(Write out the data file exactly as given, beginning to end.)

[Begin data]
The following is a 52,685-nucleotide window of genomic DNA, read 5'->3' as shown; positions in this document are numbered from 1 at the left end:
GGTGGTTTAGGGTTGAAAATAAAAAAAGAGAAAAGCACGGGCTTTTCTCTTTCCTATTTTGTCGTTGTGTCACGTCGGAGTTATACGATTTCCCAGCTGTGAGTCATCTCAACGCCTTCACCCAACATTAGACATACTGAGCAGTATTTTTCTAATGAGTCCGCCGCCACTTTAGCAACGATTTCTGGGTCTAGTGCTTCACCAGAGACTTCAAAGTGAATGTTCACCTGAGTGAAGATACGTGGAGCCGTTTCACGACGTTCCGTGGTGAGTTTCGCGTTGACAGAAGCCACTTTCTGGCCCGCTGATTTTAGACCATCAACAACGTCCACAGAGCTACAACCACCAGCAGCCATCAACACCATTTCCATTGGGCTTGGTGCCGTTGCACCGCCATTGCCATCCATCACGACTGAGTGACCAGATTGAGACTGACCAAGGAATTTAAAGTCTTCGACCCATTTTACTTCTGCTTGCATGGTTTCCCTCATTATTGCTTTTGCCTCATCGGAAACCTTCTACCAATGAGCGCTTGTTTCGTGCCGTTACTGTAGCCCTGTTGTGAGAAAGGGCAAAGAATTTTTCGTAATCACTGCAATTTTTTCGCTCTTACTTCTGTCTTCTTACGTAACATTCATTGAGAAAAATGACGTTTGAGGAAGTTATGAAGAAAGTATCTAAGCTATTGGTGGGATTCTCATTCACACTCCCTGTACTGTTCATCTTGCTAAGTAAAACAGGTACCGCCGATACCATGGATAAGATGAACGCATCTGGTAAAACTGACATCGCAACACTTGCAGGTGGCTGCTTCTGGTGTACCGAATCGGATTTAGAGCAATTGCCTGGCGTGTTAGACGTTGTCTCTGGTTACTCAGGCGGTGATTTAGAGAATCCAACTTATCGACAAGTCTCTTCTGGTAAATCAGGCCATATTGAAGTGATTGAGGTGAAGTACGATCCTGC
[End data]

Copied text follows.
The following is a 52,685-nucleotide window of genomic DNA, read 5'->3' as shown; positions in this document are numbered from 1 at the left end:
GGTGGTTTAGGGTTGAAAATAAAAAAAGAGAAAAGCACGGGCTTTTCTCTTTCCTATTTTGTCGTTGTGTCACGTCGGAGTTATACGATTTCCCAGCTGTGAGTCATCTCAACGCCTTCACCCAACATTAGACATACTGAGCAGTATTTTTCTAATGAGTCCGCCGCCACTTTAGCAACGATTTCTGGGTCTAGTGCTTCACCAGAGACTTCAAAGTGAATGTTCACCTGAGTGAAGATACGTGGAGCCGTTTCACGACGTTCCGTGGTGAGTTTCGCGTTGACAGAAGCCACTTTCTGGCCCGCTGATTTTAGACCATCAACAACGTCCACAGAGCTACAACCACCAGCAGCCATCAACACCATTTCCATTGGGCTTGGTGCCGTTGCACCGCCATTGCCATCCATCACGACTGAGTGACCAGATTGAGACTGACCAAGGAATTTAAAGTCTTCGACCCATTTTACTTCTGCTTGCATGGTTTCCCTCATTATTGCTTTTGCCTCATCGGAAACCTTCTACCAATGAGCGCTTGTTTCGTGCCGTTACTGTAGCCCTGTTGTGAGAAAGGGCAAAGAATTTTTCGTAATCACTGCAATTTTTTCGCTCTTACTTCTGTCTTCTTACGTAACATTCATTGAGAAAAATGACGTTTGAGGAAGTTATGAAGAAAGTATCTAAGCTATTGGTGGGATTCTCATTCACACTCCCTGTACTGTTCATCTTGCTAAGTAAAACAGGTACCGCCGATACCATGGATAAGATGAACGCATCTGGTAAAACTGACATCGCAACACTTGCAGGTGGCTGCTTCTGGTGTACCGAATCGGATTTAGAGCAATTGCCTGGCGTGTTAGACGTTGTCTCTGGTTACTCAGGCGGTGATTTAGAGAATCCAACTTATCGACAAGTCTCTTCTGGTAAATCAGGCCATATTGAAGTGATTGAGGTGAAGTACGATCCTGC